Is Suicide a Solution to the Absurd?

The theme of death seems to be a common reoccurrence in this book. Obviously, we have Bruce Bechdel who has died to “unknown causes”. Death is also present because the Bechdel family runs a funeral home. On my blog post, I would like to focus more so on the coincidence between Bruce Bechdel death and the book The Myth of Sisyphus

Bruce Bechdel seems to have a connection with books of all sorts. While reading this first passage, I came across the author mentioning more books and the importance of books to Bruce, for example The Myth of Sisyphus or anything by Scott Fitzgerald. The reoccurrence of books does make me link clues to Bruce’s possible suicide to notes he has written in these books. 

The Myth of Sisyphus has lead me to think that this was Bruce’s biggest way into slightly telling his family that he was planning on killing himself. One of the main points of The Myth of Sisyphus is that there is always a conflict between what we want from the universe and what we actually get from it. I think that Bruce really craves perfection from the world he lives in. We see this in examples of how he constantly wants the exterior and interior of the house to fit his personal likings. He is trying to find ways to make it just right all the time. Also, because there is a lack of emotional bonding between him and his children, I think that he once expected something so much more of what he actually gets by having children and that is why he has this lack of love with them.  I feel as though Bruce expected a life that he quite exactly didn’t receive. 

We see that Bruce’s wife tells Alison that Bruce did have homosexual relationships while in the military. This is another point that would have to relate to the idea of The Myth of Sisyphus. He wanted a loving, healthy relationship but not with a women. He got the opposite out of the universe he wish he could have. 

As stated in A Fun Home, the line that Bruce did underline was about to what extent suicide was the solution to the absurd. Bruce lived a life full of disappointment in his eyes. I think that he constantly was trying to make things work for himself but got nowhere while doing that. He believed that he lived in a life of absurd and corruptions. To end this pain, he followed exactly what he thought the book told him to, commit suicide  Yet, in the long run, The Myth of Sisyphus ends with explaining that suicide is not the right answer. 

Because Bruce has this secret of being homosexual, I think that he finds his joy and happiness through reading books about people who do find light in the darkness of times. I think he also depends on books for guidance and reassurance. I think he became part of the book. By this I mean he wanted to live through the theories in the book or the characters Scott Fitzgerald writes about.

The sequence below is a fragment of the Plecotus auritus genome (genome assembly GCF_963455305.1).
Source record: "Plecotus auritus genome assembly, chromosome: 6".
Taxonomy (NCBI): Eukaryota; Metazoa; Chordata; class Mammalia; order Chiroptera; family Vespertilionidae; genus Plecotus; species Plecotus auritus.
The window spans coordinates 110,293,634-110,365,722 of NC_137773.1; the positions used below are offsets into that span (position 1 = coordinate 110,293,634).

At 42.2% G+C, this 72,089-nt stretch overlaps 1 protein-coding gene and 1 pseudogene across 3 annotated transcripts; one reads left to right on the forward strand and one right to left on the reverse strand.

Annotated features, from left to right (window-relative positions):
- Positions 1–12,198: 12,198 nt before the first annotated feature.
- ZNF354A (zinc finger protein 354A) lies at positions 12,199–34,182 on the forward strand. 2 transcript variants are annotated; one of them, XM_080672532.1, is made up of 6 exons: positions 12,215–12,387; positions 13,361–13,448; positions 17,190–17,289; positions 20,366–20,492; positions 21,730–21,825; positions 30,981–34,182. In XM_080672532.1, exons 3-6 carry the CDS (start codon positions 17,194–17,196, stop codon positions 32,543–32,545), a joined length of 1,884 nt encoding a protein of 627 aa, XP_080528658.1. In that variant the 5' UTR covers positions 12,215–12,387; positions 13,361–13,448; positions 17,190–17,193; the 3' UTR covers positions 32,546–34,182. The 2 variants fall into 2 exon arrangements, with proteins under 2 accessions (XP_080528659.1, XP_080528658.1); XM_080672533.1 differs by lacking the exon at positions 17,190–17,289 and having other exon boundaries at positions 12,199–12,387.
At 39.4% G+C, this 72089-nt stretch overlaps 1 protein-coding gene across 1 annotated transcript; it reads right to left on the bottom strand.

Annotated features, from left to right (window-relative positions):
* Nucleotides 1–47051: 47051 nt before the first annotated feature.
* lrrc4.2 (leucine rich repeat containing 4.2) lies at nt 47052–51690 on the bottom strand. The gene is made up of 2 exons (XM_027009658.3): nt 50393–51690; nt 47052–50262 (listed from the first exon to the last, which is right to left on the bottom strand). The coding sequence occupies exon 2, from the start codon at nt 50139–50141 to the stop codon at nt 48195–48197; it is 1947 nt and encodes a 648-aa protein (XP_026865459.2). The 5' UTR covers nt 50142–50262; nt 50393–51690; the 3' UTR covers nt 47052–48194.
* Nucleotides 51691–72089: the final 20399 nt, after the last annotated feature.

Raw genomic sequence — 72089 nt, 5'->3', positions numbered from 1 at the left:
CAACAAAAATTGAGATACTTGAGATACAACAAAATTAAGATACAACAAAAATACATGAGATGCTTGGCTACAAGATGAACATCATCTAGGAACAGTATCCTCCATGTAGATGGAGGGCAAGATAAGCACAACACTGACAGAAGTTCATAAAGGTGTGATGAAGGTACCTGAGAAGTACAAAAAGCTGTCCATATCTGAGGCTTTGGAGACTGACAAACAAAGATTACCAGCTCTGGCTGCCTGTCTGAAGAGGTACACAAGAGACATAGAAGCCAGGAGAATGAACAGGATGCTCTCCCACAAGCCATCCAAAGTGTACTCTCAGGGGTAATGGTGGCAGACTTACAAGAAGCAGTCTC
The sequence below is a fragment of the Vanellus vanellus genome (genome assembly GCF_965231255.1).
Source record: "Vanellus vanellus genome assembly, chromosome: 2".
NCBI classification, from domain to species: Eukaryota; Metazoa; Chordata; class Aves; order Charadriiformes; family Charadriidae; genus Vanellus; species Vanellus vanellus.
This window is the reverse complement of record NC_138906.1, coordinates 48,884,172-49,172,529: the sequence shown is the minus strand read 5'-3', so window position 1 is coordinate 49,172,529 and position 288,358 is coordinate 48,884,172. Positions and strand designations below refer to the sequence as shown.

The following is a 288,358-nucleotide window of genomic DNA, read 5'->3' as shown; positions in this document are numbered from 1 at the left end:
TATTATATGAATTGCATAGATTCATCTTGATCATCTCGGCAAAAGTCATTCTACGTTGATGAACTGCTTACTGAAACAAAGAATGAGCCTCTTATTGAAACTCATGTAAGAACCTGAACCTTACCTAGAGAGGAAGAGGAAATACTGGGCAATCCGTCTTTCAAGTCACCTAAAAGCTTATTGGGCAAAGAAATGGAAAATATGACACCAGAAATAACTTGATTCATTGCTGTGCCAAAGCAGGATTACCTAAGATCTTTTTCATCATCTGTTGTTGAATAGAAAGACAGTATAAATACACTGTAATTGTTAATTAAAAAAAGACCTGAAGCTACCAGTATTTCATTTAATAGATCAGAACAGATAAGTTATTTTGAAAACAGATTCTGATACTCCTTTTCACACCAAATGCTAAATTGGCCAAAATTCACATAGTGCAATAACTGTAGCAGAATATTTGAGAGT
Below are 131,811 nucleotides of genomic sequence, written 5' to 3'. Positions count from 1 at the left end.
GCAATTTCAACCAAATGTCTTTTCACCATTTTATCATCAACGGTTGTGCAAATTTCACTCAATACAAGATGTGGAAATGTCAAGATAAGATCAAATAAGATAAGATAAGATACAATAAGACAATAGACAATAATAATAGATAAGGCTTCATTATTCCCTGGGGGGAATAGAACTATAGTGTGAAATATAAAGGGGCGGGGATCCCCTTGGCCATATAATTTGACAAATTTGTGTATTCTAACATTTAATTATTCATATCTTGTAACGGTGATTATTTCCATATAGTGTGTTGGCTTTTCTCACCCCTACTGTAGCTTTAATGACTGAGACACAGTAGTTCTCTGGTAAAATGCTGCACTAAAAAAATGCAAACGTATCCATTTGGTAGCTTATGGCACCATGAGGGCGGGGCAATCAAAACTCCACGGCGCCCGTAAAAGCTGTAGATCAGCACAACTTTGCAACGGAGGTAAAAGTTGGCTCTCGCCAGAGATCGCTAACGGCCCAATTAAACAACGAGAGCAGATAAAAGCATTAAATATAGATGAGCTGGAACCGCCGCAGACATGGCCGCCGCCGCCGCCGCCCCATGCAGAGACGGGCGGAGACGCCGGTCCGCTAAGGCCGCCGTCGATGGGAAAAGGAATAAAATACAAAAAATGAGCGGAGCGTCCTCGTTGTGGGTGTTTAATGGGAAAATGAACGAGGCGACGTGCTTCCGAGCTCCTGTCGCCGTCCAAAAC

Therefore, I do think that the connection between Bruce and books is very tightly knit. I think he gains insight from these books. He finds answers that he knew he could never ask anyone and that makes him satisfied. But, in the long run Bruce thinks that suicide is the only answer in order to end the absurdness he was living in. So, do you think that these books were purely coincidental or do you think that these books were the guidelines that Bruce wanted to live by? Did he really depend on books as his source of reasoning?

2 thoughts on “Is Suicide a Solution to the Absurd?

  1. I think you get a bit presumptive in your second-to-last paragraph. Who is to say that he uses reading as an escape from is hindering reality? Perhaps he likes reading. In reality, it seems to me that Bechdel is making these connections about her to soothe herself more than it is true. After all, it’s her perpective that we are getting–not Bruce’s. She seems to be straining for these purposes when they may not exist at all. It is interesting to see how her comparisons to literature and their lives affect the telling of the story and whether or not it holds a true purpose by the end of the book.

  2. This response is going to sound like a cop out, but I think you’re both right. Chloe, I agree that this interpretation of Bruce’s behavior is a reach and probably an overreach from Alison’s perspective and not Bruce’s. But because it’s one of Alison’s ways of making sense of her father’s death it’s important and valid to us as readers, and it is part of the fabric of motivations for Bruce’s suicide even if inaccurate. And hcroney, thanks for doing more with The Myth of Sisyphus–it’s one of the allusions I know the least about!

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